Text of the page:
A new artwork in NorthPark Center has people stopping to look, trying to figure out what they’re seeing. The mall is known for the major art collection the owners, the Nasher family, display there. But KERA’s Jerome Weeks reports, this new artwork is a bit different.
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A little marketing tip. You want to draw a crowd? Generate a little public interest? Have some people stand and stare at something. It could be in a store window, it could be overhead. But it has to be something other people walking past can’t see – until they themselves go up and get a good look.
“When I was walking up, I was just wondering, ‘What is everyone looking at?’,” says Leticia, who asked her last name not be used. “And if I didn’t see others looking at it, I probably wouldn’t have walked under it. I would have just thought, ‘Oh, OK, something interesting.’ But it’s really cool.”
Leticia is from Dallas. She was shopping recently at NorthPark Center when she spotted a small crowd peering up at three water towers. They’re brand-new – big, wooden barrels up on metal legs. They’re like the ones you see in old movie Westerns, the tanks that provide water for a steam train. And you can still see them on top of older buildings in cities like New York.
But walk under these at NorthPark, look up, and it’s a different world.
“I see kind of an infinity. It’s really amazing how he was able to create that kind of infinite image,” says Rodney Britton, who works at NorthPark’s Apple store. He’s looking at a common optical illusion. It’s what you get with a two-way mirror and a regular mirror facing each other. They reflect and repeat an image over and over, and because we can look through the two-way mirror, we can see the resulting infinite regression.
You can buy coffee tables and shaving mirrors with this same effect built in. But rarely is it seen on this scale. And rarely with such a contrast between the outside – these squat barrels with their pointed tin roofs – and the inside – with neon images that stretch upward forever, as if they’re disappearing into the night sky.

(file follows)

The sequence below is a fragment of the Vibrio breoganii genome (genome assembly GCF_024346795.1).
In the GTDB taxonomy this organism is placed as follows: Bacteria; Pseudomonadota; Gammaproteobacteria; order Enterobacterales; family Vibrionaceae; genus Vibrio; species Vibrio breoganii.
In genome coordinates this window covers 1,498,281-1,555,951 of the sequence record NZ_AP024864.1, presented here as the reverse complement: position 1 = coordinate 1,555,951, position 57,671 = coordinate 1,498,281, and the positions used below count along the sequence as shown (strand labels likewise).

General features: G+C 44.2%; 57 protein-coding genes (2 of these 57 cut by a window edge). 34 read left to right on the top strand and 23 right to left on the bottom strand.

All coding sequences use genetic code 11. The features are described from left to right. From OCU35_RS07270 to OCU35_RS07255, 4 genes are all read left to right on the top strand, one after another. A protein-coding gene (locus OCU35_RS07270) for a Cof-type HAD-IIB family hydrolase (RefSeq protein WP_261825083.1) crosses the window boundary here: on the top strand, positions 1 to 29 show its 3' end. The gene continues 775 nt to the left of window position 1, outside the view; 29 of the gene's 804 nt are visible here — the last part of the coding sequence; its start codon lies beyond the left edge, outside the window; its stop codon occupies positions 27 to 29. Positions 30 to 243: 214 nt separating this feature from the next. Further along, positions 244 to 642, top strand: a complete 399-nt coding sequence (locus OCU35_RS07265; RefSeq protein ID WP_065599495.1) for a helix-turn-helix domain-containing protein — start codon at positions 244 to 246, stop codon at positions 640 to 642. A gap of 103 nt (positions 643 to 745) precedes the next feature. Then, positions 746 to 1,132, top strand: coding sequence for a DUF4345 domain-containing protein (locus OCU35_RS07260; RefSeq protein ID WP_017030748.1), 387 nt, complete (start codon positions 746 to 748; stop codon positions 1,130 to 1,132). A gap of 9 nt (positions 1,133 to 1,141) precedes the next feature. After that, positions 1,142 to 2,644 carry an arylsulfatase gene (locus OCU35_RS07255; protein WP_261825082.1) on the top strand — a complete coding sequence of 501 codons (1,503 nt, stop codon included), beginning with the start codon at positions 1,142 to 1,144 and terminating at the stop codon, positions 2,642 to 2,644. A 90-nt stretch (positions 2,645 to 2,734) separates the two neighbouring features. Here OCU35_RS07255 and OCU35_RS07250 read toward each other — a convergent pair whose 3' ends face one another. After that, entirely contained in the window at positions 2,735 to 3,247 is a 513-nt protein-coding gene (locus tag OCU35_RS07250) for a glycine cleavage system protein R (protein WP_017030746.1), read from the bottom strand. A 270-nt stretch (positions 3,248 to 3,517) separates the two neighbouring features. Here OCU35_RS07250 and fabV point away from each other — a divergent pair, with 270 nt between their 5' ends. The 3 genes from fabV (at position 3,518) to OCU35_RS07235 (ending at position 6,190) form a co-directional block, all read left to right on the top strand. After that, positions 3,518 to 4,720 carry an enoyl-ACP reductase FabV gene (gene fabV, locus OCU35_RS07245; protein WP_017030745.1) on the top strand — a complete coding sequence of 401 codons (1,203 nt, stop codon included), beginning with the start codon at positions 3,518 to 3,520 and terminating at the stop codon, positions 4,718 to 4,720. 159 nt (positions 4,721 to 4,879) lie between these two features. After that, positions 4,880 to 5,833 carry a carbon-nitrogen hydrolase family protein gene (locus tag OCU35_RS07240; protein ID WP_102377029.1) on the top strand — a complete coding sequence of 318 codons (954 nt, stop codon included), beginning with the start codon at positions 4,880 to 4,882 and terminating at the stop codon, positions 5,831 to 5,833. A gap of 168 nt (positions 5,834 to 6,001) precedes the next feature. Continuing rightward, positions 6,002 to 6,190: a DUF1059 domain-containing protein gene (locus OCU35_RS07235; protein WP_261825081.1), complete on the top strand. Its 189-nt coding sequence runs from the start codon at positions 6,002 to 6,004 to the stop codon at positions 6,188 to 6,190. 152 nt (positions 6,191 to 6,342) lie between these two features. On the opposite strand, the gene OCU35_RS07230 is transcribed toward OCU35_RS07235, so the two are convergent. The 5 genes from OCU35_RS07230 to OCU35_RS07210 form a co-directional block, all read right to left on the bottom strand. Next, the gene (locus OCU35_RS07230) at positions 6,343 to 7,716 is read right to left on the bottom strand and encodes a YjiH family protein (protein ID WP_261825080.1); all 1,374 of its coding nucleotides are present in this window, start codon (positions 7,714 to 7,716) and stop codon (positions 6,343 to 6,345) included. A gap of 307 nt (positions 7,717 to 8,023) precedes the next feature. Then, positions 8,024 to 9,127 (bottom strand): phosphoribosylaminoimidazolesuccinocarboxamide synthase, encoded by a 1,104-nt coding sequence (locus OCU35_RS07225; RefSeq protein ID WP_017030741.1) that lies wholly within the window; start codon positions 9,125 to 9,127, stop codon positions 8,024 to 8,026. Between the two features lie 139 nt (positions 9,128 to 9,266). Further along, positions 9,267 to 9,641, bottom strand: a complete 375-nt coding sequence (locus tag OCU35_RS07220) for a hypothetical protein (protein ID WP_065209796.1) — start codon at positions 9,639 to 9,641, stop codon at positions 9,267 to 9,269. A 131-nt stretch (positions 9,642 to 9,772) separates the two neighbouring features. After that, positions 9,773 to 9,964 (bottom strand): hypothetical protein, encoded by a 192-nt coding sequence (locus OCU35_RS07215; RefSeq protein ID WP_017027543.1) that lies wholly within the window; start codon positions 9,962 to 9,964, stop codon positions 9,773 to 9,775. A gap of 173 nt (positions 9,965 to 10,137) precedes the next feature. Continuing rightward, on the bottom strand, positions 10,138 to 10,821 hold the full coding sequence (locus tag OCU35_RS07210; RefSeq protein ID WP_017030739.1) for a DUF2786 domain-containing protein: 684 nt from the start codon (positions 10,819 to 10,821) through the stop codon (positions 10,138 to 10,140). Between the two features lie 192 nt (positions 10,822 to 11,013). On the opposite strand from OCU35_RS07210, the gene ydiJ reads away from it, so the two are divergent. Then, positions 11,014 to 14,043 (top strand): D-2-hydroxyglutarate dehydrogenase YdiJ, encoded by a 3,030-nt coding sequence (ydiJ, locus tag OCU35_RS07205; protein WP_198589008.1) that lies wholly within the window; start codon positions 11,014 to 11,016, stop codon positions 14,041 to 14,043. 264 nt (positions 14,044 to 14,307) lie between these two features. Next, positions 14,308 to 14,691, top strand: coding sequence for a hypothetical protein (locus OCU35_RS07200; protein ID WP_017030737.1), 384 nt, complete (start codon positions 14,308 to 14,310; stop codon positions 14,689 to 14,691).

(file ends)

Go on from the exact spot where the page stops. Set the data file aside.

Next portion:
The three towers are an installation called This Land Is Your Land. Its creator is Ivan Navarro, a Chilean artist who lives in Brooklyn. Navarro says the work was inspired by the Woody Guthrie song about wandering America, discovering its natural beauties.
“It goes with the history of folk music and the first inspiration of Woody Guthrie, which is hobo music,” Navarro says. “And I’ve been working in general with this idea of homelessness and the idea of not having a fixed place to live or to work.”
That’s why the neon inside the different towers spell out the words “bed” or “we” and “me.” Navarro says the light ascending upwards suggests hope, potentiality or spirituality. And why the choice of water towers? They are an icon of New York, of the immigrant experience there, but he also says when riding the rails, hobos would spot a water tower ahead and know their train was approaching a town – with the possibility of work. Or just food.
WhenNavarro’s asked if he has had any of his work displayed in a shopping mall, he laughs. “No,” he says, “which is a very interesting situation.”
It’s interesting because Navarro (below) dislikes many New York art museums. They’re expensive to enter, they’re cut off from the regular life of the city. He’s dismissed them as bunkers or just – ritzy shopping malls. Then he flew to Dallas to see where his artwork might be installed.
This Land Is Your Land was originally built for Madison Square Park on the lower East Side in New York. For years, the park conservancy has commissioned new artworks, regularly introducing them into the park, keeping its visual appeal fresh. Nancy Nasher, the owner of NorthPark, has been keeping tabs on the program. She says, both Madison Square Park and NorthPark are committed to bringing sculpture to the public. A key difference, though, is the Madison Square artworks are up usually for only five weeks. Then, most go into storage.
Artist Ivan Navarro
So Nasher thought, “Some of these pieces maybe we could bring down here to help the artist. And it makes the art at NorthPark very dynamic. So maybe it’ll find a permanent home,” she adds about This Land is Your Land. She points to how so many shoppers on the concourse — “even the little ones” — stop to check it out. “It’s fantastic.”
This Land is Your Land is the first solo artist’s installation, ever, at NorthPark. It’s currently scheduled to remain there for a year.
Article was written with the assistance of Caydee Ensey, who also provided the photos outfront. All other photos by Jerome Weeks.